The following Corporate Crime guidance note provides comprehensive and up to date legal information covering:
A disclosure order is a request for financial information with which the recipient is obliged to comply.
Section 357 of the Proceeds of Crime Act 2002 (POCA 2002) defines an order for disclosure as an order which authorises an ‘appropriate officer’ to give notice in writing, to any person they consider holds relevant information to the investigation requiring that person to:
answer questions, either at a time specified in the notice or at once, at a place so specified
provide information specified in the notice, by a time and in a manner so specified
produce documents, or documents of a description, specified in the notice, either at or by a time so specified or at once, and in a manner so specified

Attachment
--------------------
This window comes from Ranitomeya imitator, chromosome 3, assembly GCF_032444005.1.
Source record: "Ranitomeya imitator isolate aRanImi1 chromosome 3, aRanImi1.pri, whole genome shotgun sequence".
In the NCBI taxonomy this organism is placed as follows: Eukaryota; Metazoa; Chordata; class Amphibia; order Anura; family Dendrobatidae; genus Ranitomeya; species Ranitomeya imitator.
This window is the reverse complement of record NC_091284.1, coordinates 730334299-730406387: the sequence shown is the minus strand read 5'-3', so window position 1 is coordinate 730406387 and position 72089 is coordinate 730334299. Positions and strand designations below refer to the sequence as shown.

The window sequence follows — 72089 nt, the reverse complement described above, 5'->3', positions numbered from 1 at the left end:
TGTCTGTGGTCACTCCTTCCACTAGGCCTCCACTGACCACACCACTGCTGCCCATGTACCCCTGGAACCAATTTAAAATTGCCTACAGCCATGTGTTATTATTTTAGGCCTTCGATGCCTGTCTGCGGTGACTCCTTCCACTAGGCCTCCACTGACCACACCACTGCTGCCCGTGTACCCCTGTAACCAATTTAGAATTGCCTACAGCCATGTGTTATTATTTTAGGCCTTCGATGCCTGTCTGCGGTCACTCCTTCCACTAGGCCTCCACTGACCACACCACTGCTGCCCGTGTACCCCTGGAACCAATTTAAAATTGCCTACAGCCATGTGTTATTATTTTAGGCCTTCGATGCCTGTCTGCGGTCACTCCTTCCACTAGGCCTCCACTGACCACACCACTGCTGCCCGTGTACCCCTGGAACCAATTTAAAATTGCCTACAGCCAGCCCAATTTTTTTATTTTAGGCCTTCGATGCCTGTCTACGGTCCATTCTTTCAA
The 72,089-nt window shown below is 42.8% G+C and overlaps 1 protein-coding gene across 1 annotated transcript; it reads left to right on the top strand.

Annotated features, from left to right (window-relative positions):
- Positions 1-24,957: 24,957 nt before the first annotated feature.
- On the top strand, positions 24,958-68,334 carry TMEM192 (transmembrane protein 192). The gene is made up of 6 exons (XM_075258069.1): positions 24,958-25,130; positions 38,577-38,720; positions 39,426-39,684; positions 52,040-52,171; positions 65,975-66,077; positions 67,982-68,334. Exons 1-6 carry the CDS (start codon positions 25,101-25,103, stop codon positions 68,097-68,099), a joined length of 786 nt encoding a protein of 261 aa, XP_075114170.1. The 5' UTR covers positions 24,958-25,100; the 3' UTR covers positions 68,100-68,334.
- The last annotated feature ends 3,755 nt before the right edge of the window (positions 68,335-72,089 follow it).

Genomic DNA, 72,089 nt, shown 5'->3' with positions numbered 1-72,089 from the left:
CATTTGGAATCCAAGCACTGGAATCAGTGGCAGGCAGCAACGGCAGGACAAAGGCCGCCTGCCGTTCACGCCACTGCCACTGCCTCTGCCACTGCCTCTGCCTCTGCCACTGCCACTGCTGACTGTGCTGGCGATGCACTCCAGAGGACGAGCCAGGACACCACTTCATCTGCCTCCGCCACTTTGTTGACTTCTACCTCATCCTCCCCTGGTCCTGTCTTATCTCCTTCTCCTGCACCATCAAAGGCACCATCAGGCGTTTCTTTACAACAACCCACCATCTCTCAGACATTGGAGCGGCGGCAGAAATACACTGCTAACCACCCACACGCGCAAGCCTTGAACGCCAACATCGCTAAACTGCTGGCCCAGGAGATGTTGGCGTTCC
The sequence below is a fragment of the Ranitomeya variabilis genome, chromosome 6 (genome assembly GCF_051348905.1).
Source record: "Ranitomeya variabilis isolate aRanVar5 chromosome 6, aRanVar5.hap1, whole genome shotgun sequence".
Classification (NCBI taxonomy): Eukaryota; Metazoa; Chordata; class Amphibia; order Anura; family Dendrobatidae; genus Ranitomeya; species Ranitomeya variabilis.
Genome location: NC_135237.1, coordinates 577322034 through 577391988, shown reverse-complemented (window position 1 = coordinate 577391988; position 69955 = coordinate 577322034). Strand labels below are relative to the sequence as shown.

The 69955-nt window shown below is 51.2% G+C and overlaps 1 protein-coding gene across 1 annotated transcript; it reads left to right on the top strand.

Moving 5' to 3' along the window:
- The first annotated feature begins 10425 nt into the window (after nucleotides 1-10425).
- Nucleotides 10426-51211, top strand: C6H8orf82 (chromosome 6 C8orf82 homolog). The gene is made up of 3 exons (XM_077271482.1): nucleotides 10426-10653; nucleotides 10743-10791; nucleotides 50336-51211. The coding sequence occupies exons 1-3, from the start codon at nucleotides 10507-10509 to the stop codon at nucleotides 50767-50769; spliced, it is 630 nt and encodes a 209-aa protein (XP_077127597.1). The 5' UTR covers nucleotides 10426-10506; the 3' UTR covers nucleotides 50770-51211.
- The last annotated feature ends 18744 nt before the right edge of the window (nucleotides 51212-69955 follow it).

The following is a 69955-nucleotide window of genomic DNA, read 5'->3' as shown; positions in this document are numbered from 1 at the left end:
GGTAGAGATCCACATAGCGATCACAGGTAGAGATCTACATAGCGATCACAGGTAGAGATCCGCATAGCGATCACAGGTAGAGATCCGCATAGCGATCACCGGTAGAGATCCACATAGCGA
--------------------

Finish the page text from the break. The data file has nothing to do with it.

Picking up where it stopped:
As was said by Lord Justice Carnwath in Serious Organised Crime Agency v Perry at paragraph  (on a point not reversed in the Supreme Court), a disclosure order confers authority on an appropriate officer by notice in writing to require persons to answer questions, provide information or produce documents as the case may be. The intention is that the order be used to pursue the investigation without the need for further recourse to the court.
It is, therefore, a permission or authority, granted by the court, to an appropriate officer using their judgment
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